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Burb's Eye View: 'I'll write a book. How hard could it be?'

May 14, 2013|By Bryan Mahoney | By Bryan Mahoney
  • Columnist Bryan Mahoney
Columnist Bryan Mahoney

She's been called a mother, a lawyer and the "Queen of Erotic Romance."

It's an exciting time, a fertile time for new writers, and a time of opportunity for established romance writers like Burbank's Cheryl Holt. Today, romance writers, as all authors, are reinventing themselves in a new Web-publishing world that swaps print and ink for ones and zeros.

This month, she begins the release of three sizzling stories, a trilogy that will play out across the summer. They are her 33rd, 34th and 35th books, and she's not stopping there.

"If you're going to write (for a living), you've got to write all the time," Holt said.

In 2011, Holt made the leap to online publishing and last December her novel "Sweet Surrender" became her first Amazon bestseller. By hiring someone to handle the complex upload requirements and someone else to design a hallmark romance cover (with the requisite half-naked chiseled torso), Holt's investment meant the profits go directly to her.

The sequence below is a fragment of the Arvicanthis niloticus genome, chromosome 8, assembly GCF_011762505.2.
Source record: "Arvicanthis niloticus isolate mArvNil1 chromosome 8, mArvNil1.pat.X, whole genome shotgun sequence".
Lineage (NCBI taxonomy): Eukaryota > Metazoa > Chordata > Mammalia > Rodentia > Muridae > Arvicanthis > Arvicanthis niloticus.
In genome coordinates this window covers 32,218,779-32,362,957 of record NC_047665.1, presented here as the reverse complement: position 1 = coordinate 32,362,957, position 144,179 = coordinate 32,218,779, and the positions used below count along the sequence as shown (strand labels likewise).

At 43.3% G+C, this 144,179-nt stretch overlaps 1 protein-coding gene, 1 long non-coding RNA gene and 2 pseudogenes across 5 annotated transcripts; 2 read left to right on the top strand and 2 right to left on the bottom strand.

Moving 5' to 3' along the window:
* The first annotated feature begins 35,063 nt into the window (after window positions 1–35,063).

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That also meant added responsibility, including choosing her titles carefully.

"It's difficult — it's a marketing tool, so when someone reads the title, you want to capture their interest," she said.

Years of accumulated fans provided her a jumping-off point with online publishing. The state of today's publishing world gave her the push.

As demand for print paperbacks began to wane in the mid- and late-2000s and the economy crashed, publishers slashed their writers' lists, including Holt in 2010. She had authored 24 books when she was cut by Berkley Press.

She figures she made about $2,000 on her first five books in the late 1990s. Those years were a heady time for the big publishing houses — e-books were an unreal novelty idea and the houses still presented the only option for mass distribution.

With the introduction of e-readers in the later 2000s (Amazon's Kindle in 2007 and Barnes and Nobles' Nook two years later), the opportunity for self-publishing and direct sales was cracked wide open.

Holt never pictured herself publishing and distributing 300-page novels. Or responding to hordes of fans that, according to one Amazon reader of "Complete Abandon," seek out her work because it "met all my desires and the sex scenes were yummy."

No one may be as surprised at her success as Holt herself.

"I don't feel like I have a romantic bone in my body. Valentine's Day just comes and goes," she said.

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